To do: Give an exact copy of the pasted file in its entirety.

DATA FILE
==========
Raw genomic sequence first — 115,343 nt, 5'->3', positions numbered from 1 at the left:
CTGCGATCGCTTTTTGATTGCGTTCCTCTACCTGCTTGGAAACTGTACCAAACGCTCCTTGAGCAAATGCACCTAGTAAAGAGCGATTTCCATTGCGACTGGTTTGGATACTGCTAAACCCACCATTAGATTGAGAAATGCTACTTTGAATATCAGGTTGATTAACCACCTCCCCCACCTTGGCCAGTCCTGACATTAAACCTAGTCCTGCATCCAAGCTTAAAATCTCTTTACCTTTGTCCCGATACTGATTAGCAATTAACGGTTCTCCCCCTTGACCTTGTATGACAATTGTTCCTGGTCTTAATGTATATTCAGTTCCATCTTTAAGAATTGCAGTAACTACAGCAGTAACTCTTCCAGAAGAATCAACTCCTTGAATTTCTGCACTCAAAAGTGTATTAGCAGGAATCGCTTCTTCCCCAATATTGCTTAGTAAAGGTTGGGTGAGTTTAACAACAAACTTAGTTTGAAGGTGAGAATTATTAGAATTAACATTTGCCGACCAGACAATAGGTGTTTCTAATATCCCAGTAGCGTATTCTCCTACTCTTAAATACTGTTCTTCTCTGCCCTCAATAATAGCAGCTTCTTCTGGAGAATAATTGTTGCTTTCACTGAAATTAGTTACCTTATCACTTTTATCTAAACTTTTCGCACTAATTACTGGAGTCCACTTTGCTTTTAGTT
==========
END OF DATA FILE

Raw genomic sequence first — 115,343 nt, 5'->3', positions numbered from 1 at the left:
CTGCGATCGCTTTTTGATTGCGTTCCTCTACCTGCTTGGAAACTGTACCAAACGCTCCTTGAGCAAATGCACCTAGTAAAGAGCGATTTCCATTGCGACTGGTTTGGATACTGCTAAACCCACCATTAGATTGAGAAATGCTACTTTGAATATCAGGTTGATTAACCACCTCCCCCACCTTGGCCAGTCCTGACATTAAACCTAGTCCTGCATCCAAGCTTAAAATCTCTTTACCTTTGTCCCGATACTGATTAGCAATTAACGGTTCTCCCCCTTGACCTTGTATGACAATTGTTCCTGGTCTTAATGTATATTCAGTTCCATCTTTAAGAATTGCAGTAACTACAGCAGTAACTCTTCCAGAAGAATCAACTCCTTGAATTTCTGCACTCAAAAGTGTATTAGCAGGAATCGCTTCTTCCCCAATATTGCTTAGTAAAGGTTGGGTGAGTTTAACAACAAACTTAGTTTGAAGGTGAGAATTATTAGAATTAACATTTGCCGACCAGACAATAGGTGTTTCTAATATCCCAGTAGCGTATTCTCCTACTCTTAAATACTGTTCTTCTCTGCCCTCAATAATAGCAGCTTCTTCTGGAGAATAATTGTTGCTTTCACTGAAATTAGTTACCTTATCACTTTTATCTAAACTTTTCGCACTAATTACTGGAGTCCACTTTGCTTTTAGTT